During my A's, my school didn't give us the option of food chemistry =(. I took biochemistry instead. Food chem sounds more fun to me! Did you further your studies in food chem after your A's?

    hanushi said...

    I love portuguese egg tarts and yours certainly made me crave for them... :)

    Janine said...

    @lena and hanushi: thanks for your kind comments :)

    @jess: sorry none left for you - all in my tummy already :p I finished them the moment they came out :/

    @spear: ooh so biochemistry was the other option heh. Nope as much as I liked food chem, I disliked the organic and having to memorize all the reactions, so I'm actually doing something totally unrelated to science now :)

    evelyn said...

    Hihi. i got a question, hope u can help me.

    what type of milk are you using?

    msihua said...

    They look beautiful! And I do like the shadows.. makes it seem like a mysterious hidden gem :)

    Janine said...

    @evelyn: just normal fresh milk will do :) I use Meiji fresh milk! But if you want a more full-bodied and creamier taste, use the UHT full cream milk instead.

    @ihua: thanks for stopping by my blog and commenting on the photo :)

    OohLookBel said...

    These look gorgeous! It's got me in the mood to whip up a batch this weekend. I use Bill Granger's recipe and it's fantastic.

    Conor @ Hold the Beef said...

    Aw, hooray for making your Mum beam with your beautiful tarts :)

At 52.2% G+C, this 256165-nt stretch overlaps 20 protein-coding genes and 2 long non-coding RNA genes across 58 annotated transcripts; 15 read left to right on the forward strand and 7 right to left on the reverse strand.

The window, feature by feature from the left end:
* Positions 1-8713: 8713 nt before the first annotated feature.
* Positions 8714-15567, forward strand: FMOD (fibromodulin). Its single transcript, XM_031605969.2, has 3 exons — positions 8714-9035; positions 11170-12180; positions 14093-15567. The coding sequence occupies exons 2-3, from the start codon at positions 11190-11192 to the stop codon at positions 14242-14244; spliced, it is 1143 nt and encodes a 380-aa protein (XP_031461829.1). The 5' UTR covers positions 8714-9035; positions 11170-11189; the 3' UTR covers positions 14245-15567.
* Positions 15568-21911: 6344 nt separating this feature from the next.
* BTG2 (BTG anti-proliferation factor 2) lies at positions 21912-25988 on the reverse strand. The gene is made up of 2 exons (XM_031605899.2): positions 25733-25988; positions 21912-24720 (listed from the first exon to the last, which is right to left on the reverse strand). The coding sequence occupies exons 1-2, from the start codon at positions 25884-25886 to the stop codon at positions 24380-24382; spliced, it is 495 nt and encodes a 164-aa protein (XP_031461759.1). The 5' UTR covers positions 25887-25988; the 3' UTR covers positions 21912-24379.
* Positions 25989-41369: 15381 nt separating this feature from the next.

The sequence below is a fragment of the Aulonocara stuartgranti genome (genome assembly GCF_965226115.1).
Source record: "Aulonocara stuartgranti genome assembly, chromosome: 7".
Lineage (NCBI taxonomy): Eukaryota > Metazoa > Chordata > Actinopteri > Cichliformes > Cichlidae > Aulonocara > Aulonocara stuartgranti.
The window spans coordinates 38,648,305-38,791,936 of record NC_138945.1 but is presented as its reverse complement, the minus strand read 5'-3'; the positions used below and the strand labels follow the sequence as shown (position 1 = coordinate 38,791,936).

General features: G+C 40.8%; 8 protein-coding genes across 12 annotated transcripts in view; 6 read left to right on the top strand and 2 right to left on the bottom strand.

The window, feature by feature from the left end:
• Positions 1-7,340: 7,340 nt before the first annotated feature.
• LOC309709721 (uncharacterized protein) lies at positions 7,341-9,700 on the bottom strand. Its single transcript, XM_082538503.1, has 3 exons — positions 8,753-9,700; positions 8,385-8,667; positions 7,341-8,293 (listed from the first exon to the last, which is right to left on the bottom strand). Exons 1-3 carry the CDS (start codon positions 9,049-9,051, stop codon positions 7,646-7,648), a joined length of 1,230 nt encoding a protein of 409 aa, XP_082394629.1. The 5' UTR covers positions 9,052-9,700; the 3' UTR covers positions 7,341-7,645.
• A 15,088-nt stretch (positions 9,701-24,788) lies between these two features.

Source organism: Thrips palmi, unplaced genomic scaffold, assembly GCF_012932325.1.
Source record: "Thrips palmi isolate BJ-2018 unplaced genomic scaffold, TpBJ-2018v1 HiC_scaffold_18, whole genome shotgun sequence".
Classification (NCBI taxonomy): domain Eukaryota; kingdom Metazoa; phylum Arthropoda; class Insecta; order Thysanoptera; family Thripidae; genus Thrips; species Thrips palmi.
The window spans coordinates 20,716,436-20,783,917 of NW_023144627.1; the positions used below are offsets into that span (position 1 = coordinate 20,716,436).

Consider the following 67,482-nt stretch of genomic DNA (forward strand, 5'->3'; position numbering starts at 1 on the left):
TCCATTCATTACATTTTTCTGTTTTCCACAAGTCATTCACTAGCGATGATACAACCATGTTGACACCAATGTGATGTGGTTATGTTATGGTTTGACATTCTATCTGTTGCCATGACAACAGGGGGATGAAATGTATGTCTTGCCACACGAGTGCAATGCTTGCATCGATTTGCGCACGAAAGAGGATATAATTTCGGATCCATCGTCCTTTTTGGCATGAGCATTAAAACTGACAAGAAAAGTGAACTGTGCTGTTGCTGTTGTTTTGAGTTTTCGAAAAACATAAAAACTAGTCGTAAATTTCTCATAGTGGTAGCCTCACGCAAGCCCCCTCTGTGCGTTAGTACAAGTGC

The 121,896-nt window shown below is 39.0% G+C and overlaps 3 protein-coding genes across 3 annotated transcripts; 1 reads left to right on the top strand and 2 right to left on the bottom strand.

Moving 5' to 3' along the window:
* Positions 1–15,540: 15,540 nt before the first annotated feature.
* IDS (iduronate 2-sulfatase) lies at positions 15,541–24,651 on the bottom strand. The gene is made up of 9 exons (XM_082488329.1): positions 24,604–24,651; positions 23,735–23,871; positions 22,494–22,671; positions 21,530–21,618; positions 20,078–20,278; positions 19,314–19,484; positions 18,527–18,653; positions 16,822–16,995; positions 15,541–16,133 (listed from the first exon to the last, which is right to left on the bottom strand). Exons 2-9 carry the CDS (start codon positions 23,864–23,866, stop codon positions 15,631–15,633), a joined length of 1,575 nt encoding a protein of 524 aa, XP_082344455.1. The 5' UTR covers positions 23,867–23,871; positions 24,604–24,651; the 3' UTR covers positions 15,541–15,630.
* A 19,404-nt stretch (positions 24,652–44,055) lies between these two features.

Love the comments about food chemistry too. I've been meaning to teach myself more about this (apart from just what I've been learning from cooking over the years)..might have to investigate if there are any interestingly written books out there! You aware of any?

    Janine said...

    @conor: I find bakewise by Shirley Corriher pretty informative for a start, and there's a bunch of books called "What Einstein told his cook" by Wolke - he's pretty entertaining while informative at the same time. I hope this helps! I too am on a lookout for such books!

    @bel: will definitely be on the lookout for your post/recipe!

    Conor @ Hold the Beef said...

    Ah, yes! Thanks Janine! I've been told about "What Einstein told his cook" before, but couldn't remember the name or author. Excellent, thanks! Will check out Shirley Corriher too.

    ovenhaven said...

    My mom's a big portuguese egg tart fan, so I can imagine her absolutely loving this! I'll be sure to give it a try next time I get hold of cream :)

    pigpigscorner said...

    This is in my to-make list! Time to get some egg tart tins! Bookmarked!

    Janine said...

    @conor: no prob :)

    @ovenhaven: if you don't have cream, you can follow duncan's recipe which uses flour and evaporated milk - I've linked it up above!

    @ann: don't need to get egg tart tins - muffin tins can do as well ;p

    No-Frills Recipes said...

    These tarts look delicious to me, have kiv this recipe!

    Xiaolu said...

    Oh lord do these look good to me! I love egg tarts and these have just the right amount of color on top to make me drooool.